The cultural diversity of LDS pioneer artists is just beginning to be appreciated, said the curator of two new art exhibits at the Museum of Church History and Art.
One exhibit is titled "The Spiritual Foundations of Latter-day Saint Art." Opened in April in the central gallery, the exhibit is a permanent installation replacing the LDS Masterworks exhibit that opened in 1984."As Church membership grows worldwide, Latter-day Saints are rapidly becoming more culturally diverse," explained curator Richard Oman. "Translation skills are increasingly needed to understand the spiritual insights expressed by the saints to each other."
The variety of cultural backgrounds was reflected in early Mormon art by the emigration from Scandinavia and the British Isles.
"That diversity meant that the Danish artists chose different subjects with a different emphasis than their English neighbors in Utah," Brother Oman said. "The pioneer Scandinavian artists told the epic story of the Latter-day Saints by painting everyday life and shared experiences."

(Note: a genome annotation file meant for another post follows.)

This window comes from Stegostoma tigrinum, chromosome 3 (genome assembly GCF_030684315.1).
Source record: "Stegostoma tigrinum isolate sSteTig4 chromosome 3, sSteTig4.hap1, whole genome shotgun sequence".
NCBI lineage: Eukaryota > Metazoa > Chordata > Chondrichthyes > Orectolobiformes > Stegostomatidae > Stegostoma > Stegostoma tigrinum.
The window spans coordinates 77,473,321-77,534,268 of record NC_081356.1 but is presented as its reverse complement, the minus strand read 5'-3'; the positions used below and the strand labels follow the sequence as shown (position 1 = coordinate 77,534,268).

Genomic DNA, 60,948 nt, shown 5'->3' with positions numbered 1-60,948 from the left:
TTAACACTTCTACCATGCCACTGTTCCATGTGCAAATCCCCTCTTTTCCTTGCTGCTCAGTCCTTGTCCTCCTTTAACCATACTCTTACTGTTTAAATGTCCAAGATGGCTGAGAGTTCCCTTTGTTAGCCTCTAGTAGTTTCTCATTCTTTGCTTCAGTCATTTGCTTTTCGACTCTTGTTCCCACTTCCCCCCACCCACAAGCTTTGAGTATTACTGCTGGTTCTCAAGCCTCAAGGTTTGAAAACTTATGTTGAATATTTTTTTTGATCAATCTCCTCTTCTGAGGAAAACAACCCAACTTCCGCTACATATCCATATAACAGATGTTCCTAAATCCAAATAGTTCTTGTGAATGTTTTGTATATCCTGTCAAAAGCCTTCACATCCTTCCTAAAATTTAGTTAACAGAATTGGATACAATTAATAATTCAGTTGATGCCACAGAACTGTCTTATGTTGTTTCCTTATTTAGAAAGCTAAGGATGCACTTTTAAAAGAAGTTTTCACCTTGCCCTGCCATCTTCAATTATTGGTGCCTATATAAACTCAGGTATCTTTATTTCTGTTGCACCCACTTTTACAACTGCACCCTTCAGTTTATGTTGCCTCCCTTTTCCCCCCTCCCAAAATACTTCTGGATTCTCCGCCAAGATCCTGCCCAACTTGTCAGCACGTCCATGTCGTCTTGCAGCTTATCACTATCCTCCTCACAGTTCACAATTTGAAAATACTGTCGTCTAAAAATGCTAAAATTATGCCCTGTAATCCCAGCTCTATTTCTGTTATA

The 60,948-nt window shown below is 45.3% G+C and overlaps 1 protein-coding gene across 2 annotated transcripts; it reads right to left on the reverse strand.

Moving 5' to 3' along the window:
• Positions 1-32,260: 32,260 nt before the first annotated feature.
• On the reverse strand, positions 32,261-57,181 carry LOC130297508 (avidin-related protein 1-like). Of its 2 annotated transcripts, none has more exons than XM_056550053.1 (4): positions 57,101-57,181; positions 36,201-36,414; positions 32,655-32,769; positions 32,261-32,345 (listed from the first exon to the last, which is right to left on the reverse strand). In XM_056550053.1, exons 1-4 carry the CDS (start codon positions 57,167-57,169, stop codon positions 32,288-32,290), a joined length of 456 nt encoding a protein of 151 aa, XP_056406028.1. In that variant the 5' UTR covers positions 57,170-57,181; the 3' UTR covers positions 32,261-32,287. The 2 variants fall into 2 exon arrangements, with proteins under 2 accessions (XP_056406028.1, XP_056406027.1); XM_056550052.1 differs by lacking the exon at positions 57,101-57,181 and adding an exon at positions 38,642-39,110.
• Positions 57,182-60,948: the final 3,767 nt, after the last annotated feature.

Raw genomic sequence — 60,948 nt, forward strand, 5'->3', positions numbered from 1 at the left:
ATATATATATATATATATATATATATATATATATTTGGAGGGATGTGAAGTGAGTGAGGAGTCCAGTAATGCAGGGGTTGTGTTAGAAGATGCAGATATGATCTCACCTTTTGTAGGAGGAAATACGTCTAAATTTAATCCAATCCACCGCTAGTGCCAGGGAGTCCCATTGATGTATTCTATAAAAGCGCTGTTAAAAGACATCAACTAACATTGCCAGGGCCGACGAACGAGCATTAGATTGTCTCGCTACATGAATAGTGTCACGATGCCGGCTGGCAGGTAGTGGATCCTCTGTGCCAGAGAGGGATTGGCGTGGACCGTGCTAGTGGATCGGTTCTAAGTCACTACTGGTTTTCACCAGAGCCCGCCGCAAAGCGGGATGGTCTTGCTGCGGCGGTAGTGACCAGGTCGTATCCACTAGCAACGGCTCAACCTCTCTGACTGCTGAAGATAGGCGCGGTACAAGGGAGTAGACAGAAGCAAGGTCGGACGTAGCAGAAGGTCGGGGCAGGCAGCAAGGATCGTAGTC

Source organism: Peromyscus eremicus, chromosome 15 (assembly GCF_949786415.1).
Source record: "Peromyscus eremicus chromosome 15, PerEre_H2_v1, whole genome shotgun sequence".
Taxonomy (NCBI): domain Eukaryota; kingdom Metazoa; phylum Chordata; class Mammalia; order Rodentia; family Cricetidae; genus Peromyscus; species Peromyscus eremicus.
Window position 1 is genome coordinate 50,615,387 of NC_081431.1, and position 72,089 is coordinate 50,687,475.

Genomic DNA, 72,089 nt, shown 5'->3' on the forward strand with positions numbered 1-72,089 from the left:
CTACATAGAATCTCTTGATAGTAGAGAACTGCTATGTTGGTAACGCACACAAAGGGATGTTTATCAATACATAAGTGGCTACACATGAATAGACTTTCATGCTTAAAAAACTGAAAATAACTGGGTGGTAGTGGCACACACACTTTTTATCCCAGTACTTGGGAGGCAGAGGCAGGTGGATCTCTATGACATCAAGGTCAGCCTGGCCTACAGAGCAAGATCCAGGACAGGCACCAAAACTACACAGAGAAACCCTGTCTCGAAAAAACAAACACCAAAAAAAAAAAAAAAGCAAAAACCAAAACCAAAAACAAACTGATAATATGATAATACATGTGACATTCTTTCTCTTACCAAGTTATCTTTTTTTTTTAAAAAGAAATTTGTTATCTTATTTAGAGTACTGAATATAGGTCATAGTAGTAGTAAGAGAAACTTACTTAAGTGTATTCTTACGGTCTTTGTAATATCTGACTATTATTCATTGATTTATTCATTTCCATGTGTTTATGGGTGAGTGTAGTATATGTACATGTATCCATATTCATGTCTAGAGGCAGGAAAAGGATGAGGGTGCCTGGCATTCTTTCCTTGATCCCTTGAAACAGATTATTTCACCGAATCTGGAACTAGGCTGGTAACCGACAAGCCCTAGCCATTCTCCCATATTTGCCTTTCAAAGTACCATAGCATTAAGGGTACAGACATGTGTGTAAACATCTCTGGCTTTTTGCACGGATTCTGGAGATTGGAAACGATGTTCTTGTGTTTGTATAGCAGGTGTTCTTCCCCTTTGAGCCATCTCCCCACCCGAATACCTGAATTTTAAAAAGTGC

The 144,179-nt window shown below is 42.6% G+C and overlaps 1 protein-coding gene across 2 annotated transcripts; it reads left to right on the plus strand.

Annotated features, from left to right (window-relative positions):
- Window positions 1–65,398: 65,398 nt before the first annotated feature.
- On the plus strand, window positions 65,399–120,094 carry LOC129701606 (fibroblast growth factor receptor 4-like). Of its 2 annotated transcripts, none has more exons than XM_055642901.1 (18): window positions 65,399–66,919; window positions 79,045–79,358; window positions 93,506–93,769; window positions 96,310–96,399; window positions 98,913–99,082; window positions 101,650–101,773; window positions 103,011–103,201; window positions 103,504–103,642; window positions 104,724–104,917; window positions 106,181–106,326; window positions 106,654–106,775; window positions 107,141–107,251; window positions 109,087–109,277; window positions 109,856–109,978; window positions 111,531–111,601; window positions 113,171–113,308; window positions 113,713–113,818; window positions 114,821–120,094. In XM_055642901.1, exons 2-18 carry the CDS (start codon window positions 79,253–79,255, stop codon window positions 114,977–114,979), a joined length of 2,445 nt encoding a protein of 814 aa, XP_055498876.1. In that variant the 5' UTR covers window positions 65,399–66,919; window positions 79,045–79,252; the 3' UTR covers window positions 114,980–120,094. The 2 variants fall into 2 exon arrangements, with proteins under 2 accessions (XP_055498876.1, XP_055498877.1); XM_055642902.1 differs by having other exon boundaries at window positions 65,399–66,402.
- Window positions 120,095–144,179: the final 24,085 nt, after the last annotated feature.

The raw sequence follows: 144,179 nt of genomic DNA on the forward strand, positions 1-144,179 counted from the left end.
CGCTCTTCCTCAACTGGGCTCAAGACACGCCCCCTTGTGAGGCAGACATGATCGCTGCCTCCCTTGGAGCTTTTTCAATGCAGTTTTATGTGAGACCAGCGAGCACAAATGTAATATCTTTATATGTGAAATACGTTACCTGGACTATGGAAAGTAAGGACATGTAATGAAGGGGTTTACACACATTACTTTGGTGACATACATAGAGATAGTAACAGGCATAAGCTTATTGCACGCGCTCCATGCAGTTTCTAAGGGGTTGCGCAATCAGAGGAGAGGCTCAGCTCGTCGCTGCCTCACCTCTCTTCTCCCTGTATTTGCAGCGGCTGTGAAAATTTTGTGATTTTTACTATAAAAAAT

Examples of the work by C.C.A. Christensen and Dan Weggeland illustrate this portion of the new exhibit.
British immigrant artists such as William Major, John Tullidge and George Beard were interested in "showing God's handiwork in the national environment and the divine institutions of church and family," Brother Oman pointed out. Other examples of this approach include renderings of glowing landscapes by artists H.L.A. Culmer, Reuben Kirkham and Alfred Lambourne.
Brother Oman, an authority on early Mormon artistry and religious symbolism, explained that artists such as John Hafen and Lorus Pratt became impressionists through their studies in Paris. Another group that emphasized the spiritual significance of human labor includes LeConte Stewart, Minerva Teichert and Mahonri Young.
Also in the gallery are 10 sculptures representing works of nationally known artists Cyrus Dallin, Mahonri Young, Torlief Knaphus and Avard Fairbanks.
An adjunct to the central gallery spiritual foundations display is the new contemporary art exhibit titled, "Seeing With Other Eyes: Cultured Divinity and Religious Symbolism in Contemporary Latter-day Saint Art." This exhibit is in the east gallery. It opened Feb. 13 and closes next year on Feb. 22.
In explaining the importance of symbolism, Brother Oman said: "Symbols are visual elements whose meaning expands beyond the literal representation of life. Symbolic art can open our souls to an understanding that is unavailable to people who see only with the temporal eyes. Understanding symbolism helps us focus on the religious content in art; it helps bind us together as a religious people."
Just west of Temple Square, the museum is open from 9 a.m. to 9 p.m. on weekdays and from 10 a.m. to 6 p.m on Saturdays, Sundays and holidays. Admission is free.